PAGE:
A taste of Communism
AMEMORABLE trip to Bulgaria culminated last week in a short visit to Sofia. It’s a city of far greater charm and interest than I had ever imagined and a medley of churches, mosques (one now a wonderful archaeological museum) and a synagogue testifies to its character as a cultural crossroads. A particular highlight was the National History Museum. The building was quite as compelling as the collection: it occupies the palace constructed in 1973 for the last Communist dictator of Bulgaria. This is a forbidding pile—magnificent if you have megalomaniac tastes—approached up a short avenue. The entrance lobby opens into a vast staircase hall and beyond is a series of imposing but distinctly joyless interiors for entertaining on a grand scale.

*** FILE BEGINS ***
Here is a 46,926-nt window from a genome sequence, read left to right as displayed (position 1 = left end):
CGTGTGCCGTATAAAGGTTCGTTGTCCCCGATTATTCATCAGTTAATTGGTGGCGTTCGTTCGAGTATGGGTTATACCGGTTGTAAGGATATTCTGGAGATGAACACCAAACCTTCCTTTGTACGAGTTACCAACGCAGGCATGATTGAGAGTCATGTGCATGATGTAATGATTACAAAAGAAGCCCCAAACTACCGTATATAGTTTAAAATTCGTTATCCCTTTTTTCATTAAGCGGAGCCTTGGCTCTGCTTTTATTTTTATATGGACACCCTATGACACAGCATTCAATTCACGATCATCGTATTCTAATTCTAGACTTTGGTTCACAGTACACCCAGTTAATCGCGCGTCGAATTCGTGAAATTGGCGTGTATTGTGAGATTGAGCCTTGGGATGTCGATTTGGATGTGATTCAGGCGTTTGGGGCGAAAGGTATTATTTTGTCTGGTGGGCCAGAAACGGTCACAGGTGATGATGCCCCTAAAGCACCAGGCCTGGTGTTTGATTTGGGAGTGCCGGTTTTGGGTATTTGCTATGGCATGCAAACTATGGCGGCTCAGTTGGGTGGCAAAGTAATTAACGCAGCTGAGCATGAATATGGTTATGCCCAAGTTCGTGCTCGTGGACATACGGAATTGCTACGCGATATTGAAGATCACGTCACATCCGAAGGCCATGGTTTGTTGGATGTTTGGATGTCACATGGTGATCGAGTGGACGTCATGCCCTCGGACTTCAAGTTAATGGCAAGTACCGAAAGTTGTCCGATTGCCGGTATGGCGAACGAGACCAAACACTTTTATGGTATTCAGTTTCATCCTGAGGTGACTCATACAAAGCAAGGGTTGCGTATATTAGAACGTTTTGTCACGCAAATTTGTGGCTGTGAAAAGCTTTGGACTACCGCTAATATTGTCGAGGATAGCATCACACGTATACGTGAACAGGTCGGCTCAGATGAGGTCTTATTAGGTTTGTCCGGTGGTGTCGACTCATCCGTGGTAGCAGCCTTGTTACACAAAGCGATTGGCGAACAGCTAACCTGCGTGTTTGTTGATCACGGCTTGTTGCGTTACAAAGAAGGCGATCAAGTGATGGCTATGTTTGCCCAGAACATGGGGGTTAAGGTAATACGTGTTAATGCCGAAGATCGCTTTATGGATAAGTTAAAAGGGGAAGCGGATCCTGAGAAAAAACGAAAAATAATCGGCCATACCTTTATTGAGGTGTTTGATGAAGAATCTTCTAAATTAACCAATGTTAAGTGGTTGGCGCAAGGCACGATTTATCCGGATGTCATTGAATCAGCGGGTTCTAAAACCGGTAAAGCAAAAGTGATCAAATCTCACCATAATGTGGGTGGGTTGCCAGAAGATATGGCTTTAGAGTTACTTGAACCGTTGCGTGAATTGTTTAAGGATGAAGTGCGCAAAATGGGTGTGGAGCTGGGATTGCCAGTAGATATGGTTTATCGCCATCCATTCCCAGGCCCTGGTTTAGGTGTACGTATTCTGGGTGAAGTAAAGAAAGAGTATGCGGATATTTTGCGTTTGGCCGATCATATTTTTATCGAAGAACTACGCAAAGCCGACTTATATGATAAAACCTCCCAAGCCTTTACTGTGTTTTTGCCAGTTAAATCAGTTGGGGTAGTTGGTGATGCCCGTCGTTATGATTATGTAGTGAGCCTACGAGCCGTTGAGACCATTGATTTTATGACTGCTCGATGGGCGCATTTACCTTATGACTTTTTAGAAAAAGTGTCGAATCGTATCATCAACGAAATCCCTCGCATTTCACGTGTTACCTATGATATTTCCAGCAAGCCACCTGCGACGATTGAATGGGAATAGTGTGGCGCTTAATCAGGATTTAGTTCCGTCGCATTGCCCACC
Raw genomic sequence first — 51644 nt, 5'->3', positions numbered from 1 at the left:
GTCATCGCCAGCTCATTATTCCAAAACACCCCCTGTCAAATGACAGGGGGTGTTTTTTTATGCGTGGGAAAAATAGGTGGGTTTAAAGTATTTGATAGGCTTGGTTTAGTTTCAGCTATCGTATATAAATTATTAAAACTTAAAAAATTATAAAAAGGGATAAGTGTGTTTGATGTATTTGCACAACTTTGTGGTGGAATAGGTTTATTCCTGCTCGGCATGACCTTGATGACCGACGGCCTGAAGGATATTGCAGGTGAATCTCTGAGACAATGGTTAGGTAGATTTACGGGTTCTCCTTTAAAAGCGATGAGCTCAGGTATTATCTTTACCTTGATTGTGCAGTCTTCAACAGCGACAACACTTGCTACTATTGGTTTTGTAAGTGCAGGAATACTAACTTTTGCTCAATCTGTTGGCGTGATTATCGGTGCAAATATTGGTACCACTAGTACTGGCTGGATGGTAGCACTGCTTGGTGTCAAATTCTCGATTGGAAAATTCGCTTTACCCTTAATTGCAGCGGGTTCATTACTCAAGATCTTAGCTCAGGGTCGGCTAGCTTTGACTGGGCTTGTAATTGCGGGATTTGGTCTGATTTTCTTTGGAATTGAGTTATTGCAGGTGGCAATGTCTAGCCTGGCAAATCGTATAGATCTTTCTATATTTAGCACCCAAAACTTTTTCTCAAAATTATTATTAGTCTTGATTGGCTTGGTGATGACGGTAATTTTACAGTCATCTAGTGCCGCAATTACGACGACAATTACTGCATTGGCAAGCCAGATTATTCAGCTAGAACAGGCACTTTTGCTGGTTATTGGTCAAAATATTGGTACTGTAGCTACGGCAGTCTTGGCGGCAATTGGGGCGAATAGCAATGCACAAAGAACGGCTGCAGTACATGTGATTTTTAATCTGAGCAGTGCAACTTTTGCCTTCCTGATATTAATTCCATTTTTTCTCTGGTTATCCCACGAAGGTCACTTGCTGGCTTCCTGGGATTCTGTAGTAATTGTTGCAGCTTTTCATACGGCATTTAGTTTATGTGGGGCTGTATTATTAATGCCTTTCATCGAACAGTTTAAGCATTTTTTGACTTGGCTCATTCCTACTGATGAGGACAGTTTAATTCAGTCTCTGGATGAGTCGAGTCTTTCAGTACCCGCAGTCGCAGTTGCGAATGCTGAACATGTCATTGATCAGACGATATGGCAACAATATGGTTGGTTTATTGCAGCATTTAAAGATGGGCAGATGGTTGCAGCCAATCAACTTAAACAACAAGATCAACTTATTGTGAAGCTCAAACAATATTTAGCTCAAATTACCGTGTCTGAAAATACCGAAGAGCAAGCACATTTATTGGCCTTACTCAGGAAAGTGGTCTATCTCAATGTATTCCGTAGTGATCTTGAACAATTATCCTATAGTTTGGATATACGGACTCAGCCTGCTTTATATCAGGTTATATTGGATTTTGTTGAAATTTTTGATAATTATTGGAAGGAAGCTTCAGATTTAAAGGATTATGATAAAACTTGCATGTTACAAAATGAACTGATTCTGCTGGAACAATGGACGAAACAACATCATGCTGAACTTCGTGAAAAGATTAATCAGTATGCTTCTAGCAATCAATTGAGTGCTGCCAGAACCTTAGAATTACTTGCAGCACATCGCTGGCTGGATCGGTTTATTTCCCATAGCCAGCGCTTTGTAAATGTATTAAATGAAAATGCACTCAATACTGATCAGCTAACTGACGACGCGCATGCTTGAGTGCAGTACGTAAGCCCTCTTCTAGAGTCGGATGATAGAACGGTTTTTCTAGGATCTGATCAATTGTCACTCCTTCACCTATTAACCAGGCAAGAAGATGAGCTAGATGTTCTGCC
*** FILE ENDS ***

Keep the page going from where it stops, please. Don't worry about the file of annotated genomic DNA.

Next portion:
To the rear is a formal water garden in gentle disrepair and encircled by notices warning visitors that they may be shot if they trespass into the surrounding park (home to the prime minister and president). Sitting in what is now the museum cafe, I was confronted by a writhing sculpture— perhaps the spirit of Communist Bulgaria —emerging incongruously from behind a carelessly placed drinks machine. I inwardly debated whether Ozymandias’s fate was more dignified. JG